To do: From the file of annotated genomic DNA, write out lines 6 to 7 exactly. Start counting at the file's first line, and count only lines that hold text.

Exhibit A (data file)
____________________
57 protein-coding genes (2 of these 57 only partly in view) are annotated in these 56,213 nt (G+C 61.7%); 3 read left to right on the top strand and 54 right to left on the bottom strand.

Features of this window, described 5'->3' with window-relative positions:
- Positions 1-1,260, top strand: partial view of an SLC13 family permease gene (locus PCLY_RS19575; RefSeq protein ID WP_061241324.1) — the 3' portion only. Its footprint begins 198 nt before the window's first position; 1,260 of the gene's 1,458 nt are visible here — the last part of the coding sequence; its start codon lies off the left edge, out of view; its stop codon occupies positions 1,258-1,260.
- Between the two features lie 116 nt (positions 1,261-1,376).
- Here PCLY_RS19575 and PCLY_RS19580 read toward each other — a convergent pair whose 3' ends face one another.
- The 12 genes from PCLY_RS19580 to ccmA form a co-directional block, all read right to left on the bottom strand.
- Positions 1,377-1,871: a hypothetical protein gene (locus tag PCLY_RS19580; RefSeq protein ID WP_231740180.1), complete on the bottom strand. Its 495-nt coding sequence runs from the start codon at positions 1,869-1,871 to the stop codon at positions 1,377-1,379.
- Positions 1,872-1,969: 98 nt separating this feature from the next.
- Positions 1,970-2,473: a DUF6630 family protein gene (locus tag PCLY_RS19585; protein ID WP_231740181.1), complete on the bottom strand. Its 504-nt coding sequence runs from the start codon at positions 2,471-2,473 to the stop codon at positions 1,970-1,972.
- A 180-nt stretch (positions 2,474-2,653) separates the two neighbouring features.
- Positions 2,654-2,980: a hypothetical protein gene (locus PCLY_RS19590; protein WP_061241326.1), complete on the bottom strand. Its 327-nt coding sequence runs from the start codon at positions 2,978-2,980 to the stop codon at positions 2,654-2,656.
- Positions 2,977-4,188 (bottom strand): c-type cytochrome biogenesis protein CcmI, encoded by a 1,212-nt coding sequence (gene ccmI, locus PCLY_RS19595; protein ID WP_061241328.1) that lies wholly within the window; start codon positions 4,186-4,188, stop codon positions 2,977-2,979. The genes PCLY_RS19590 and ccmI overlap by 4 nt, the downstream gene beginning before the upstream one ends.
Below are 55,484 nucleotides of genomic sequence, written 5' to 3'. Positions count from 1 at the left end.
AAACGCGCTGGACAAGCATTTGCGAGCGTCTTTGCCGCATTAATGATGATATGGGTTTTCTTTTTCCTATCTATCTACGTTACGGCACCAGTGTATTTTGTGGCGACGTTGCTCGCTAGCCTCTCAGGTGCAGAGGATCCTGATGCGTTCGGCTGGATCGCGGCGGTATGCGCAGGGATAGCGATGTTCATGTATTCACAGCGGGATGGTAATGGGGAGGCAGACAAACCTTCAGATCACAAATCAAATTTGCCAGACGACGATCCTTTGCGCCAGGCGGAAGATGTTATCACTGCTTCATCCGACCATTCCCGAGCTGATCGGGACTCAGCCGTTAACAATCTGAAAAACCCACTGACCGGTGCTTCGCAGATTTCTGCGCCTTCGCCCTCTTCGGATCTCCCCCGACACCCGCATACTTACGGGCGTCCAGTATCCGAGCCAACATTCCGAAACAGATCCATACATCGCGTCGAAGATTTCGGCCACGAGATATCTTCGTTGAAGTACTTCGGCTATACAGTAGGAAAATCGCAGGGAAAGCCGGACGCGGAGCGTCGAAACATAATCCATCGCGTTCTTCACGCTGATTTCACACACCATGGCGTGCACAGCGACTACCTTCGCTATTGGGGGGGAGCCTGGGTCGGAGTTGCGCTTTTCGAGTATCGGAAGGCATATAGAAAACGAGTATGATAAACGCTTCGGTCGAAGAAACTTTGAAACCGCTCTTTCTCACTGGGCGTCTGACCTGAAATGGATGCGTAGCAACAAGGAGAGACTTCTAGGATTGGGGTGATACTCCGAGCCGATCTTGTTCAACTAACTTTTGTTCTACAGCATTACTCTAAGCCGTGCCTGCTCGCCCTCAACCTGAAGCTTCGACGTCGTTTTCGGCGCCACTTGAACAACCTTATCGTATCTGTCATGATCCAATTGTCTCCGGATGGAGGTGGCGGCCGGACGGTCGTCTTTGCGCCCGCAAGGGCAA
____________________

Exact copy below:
- The 12 genes from PCLY_RS19580 to ccmA form a co-directional block, all read right to left on the bottom strand.
- Positions 1,377-1,871: a hypothetical protein gene (locus tag PCLY_RS19580; RefSeq protein ID WP_231740180.1), complete on the bottom strand. Its 495-nt coding sequence runs from the start codon at positions 1,869-1,871 to the stop codon at positions 1,377-1,379.